Analysis |

Is the West Taking Putin's Nuclear Threats Too Lightly?

Prof. Dima Adamsky from Reichman University thinks that the probability of Putin using nuclear weapons is still low. But he is concerned by what he calls 'a strategic destabilization of the Russian nuclear systems'

Amos Harel
Amos Harel
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Russian President Vladimir Putin gives a speech during an event to mark the 1160th anniversary of Russia's statehood in Veliky Novgorod on September 21, 2022.
Russian President Vladimir Putin gives a speech during an event to mark the 1160th anniversary of Russia's statehood in Veliky Novgorod on September 21, 2022.Credit: ILYA PITALEV - AFP
Amos Harel
Amos Harel

Perhaps the Israeli engagement with the territories is negligible compared to what’s happening on the world’s center stage. Russian President Vladimir Putin’s speech on Wednesday sent a shiver of fear down the spine of his country’s citizens. So much so, that all the tickets for outbound flights were immediately snapped up, as anxiety struck draft-age men following the Kremlin’s announcement that 300,000 reservists would be called up for the bogged-down war in Ukraine.

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But in the eyes of Prof. Dima Adamsky, from Reichman University in Herzilya, who studies Russian strategy, there was another worrisome element in the speech. Adamsky told Haaretz that he doesn’t want to be seen as an alarmist, but he thinks that many in the West are taking too lightly the Russian president’s repeated threats to use nuclear weapons in the war. “Putin reemphasized that the nuclear option is a possible lever in the war,” he noted. “He said explicitly: I am not bluffing, don’t try me. In the escalating scale of declarations, he can hardly climb another rung.”

Adamsky discerns a dangerous combination of Russian moves: “an accelerated referendum about annexing territories captured by Russia, a callup of reserves, and a nuclear threat – and all of them against the backdrop of the Ukrainian counteroffensive that scored surprising success in the east, while inside Russia the protest against continuing the war is increasing.”

“No one in the world will recognize the annexation of the conquered regions to Russia, but from Putin’s viewpoint, the referendum will help him formulate a narrative,” he said. “According to the Russian doctrine, nuclear weapons can be used when there is a threat to the integrity of Russian territory or to its sovereignty. From his point of view, the continuation of the war in these regions, amid the use of Western weapons, as well as systems and training supplied by NATO countries to Ukraine, creates a new situation once these regions are coopted to Russia. By means of the nuclear threat, he hopes he will be able to deter Kyiv and its supporters in the West from continuing to fight, and to strive for a ceasefire along the present line.”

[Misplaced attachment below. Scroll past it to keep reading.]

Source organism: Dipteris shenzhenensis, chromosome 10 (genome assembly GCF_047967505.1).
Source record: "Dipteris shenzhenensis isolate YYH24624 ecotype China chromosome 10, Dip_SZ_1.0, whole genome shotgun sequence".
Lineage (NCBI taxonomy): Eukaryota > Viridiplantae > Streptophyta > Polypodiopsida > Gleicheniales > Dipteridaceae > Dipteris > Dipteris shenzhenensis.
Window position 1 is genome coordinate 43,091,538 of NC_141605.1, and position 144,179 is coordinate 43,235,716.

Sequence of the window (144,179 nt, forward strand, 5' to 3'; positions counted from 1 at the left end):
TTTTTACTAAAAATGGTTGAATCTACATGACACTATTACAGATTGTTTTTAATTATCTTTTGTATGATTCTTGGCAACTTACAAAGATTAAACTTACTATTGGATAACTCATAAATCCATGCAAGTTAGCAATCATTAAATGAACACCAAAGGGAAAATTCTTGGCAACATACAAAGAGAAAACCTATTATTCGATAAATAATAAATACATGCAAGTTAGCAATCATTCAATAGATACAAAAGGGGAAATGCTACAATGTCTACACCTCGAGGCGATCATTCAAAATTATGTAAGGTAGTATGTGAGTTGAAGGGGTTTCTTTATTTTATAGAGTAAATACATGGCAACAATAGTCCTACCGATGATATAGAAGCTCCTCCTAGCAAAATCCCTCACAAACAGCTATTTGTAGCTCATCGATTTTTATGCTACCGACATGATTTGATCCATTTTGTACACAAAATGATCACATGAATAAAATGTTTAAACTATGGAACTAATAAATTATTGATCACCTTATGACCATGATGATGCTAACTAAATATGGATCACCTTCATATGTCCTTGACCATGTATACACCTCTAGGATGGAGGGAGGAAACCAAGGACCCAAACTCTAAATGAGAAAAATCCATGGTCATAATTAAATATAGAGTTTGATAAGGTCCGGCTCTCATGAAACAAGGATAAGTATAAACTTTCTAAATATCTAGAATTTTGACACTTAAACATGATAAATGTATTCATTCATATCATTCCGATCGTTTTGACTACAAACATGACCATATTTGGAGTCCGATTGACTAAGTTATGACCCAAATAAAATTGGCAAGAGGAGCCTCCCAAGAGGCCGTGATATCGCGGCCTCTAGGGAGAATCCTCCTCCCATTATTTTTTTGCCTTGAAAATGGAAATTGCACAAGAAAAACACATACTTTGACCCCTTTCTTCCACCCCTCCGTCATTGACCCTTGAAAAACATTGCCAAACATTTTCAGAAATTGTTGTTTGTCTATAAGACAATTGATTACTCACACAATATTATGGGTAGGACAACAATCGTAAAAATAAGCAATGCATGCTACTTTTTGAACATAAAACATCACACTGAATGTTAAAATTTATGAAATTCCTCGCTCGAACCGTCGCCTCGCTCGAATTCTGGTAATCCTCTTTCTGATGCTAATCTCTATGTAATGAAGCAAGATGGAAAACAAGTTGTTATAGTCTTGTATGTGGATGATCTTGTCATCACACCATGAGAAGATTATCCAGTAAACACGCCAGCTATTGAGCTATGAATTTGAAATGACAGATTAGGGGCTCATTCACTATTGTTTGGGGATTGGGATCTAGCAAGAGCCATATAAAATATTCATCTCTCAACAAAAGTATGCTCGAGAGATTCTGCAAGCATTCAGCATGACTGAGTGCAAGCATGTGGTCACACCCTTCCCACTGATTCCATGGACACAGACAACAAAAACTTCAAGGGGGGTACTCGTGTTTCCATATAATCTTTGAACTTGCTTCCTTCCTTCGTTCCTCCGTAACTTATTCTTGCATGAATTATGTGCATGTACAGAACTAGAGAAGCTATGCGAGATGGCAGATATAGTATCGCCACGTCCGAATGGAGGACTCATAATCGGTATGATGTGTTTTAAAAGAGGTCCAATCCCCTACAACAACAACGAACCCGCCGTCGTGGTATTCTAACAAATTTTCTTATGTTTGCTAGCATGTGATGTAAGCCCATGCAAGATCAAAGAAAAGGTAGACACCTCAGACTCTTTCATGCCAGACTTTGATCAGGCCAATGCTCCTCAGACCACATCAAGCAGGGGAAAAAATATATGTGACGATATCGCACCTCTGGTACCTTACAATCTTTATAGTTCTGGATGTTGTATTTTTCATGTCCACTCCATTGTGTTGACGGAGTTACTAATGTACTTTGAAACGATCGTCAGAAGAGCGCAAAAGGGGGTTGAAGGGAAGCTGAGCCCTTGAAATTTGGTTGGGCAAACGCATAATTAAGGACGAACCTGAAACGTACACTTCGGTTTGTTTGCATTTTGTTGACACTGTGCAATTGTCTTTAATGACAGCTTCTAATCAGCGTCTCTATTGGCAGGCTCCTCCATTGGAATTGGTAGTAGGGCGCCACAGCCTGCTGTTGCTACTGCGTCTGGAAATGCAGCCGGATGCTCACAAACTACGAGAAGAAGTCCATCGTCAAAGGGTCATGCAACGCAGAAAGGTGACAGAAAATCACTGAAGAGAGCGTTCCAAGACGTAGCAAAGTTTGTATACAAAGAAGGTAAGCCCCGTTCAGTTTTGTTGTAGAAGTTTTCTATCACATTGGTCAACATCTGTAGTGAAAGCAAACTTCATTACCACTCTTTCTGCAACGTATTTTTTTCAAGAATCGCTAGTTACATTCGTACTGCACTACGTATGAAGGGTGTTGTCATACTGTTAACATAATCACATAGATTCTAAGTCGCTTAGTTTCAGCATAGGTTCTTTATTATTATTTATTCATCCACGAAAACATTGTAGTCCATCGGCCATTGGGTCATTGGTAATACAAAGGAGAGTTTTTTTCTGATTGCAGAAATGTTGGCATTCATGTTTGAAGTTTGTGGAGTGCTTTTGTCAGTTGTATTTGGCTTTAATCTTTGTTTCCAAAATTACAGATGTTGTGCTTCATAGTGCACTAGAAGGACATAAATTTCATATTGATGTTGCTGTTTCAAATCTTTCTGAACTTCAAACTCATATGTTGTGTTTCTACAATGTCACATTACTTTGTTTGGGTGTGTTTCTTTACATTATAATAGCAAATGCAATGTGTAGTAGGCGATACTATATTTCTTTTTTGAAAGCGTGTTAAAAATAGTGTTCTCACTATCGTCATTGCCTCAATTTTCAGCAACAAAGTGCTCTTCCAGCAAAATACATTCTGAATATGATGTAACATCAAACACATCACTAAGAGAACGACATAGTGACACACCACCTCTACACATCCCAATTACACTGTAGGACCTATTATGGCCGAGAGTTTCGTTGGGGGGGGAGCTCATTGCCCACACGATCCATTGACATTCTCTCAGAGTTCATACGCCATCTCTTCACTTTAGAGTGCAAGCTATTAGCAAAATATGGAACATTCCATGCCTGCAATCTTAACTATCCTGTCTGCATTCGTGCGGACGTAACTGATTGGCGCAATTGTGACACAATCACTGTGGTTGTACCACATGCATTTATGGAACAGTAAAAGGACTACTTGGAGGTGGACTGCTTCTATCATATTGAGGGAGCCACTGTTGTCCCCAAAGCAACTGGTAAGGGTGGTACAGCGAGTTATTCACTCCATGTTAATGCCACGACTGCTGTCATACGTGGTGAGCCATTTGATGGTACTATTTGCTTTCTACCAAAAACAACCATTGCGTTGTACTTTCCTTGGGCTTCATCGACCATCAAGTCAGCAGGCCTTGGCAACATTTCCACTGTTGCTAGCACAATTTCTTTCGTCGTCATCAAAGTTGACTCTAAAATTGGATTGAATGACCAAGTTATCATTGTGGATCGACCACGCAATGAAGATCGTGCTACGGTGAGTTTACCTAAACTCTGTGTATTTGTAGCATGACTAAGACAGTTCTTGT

Russia’s situation in the fighting, Adamsky observes, is “quite catastrophic. The counteroffensive’s success undermined the trust Russia’s citizens placed in Putin as an invincible leader. The president is being criticized from both right and left, by those who believe that more force needs to be used in Ukraine, and also by those who want to withdraw. He has never suffered a blow like this, not in Georgia, not in the Second Chechen War and not when he assisted the Assad regime in Syria.”

He says: “The Russians are trying to hang on along a frontline that is about 1,000 kilometers long. Objectively, they simply don’t have the manpower after the losses they have sustained. But the whole concept of a reserve system in Russia is hardly known. The Russian army will not manage to organize at a pace like the IDF. They need to locate, mobilize and equip these reservists before sending them to the front, so they won’t become cannon fodder – all at a time when most of the field commanders are occupied in the fighting itself.”

Newlyweds pose for a picture with Russian service members next to a mobile recruitment center for military service under contract in Rostov-on-Don, Russia September 17, 2022.Credit: SERGEY PIVOVAROV/ REUTERS

Thus, he says, a critical window of time has emerged, in which Putin is liable to consider employing tactical nuclear weapons. “He wants to prevent the Ukrainians from advancing further, but he doesn’t have enough forces in the war,” he says. “On top of it, Ukrainian gains spur the West to provide additional advanced weapons, hoping they will liberate more territories before winter sets in. Putin has a genuine operative problem on the front. It’s possible that the principal response remaining in his arsenal is a threat to use chemical or nuclear weapons.

“I still think it’s low probability, but even so, we are at the closest point to the nuclear danger zone since the Soviet Union collapsed in 1991. We have entered a space in which the Russian nuclear system is in a state of strategic instability. That is what worries me most,” Adamsky said. “In Western eyes, there is no logic for Putin to use nuclear weapons, but that same Western logic did not foresee the Russian invasion of Ukraine last February.”

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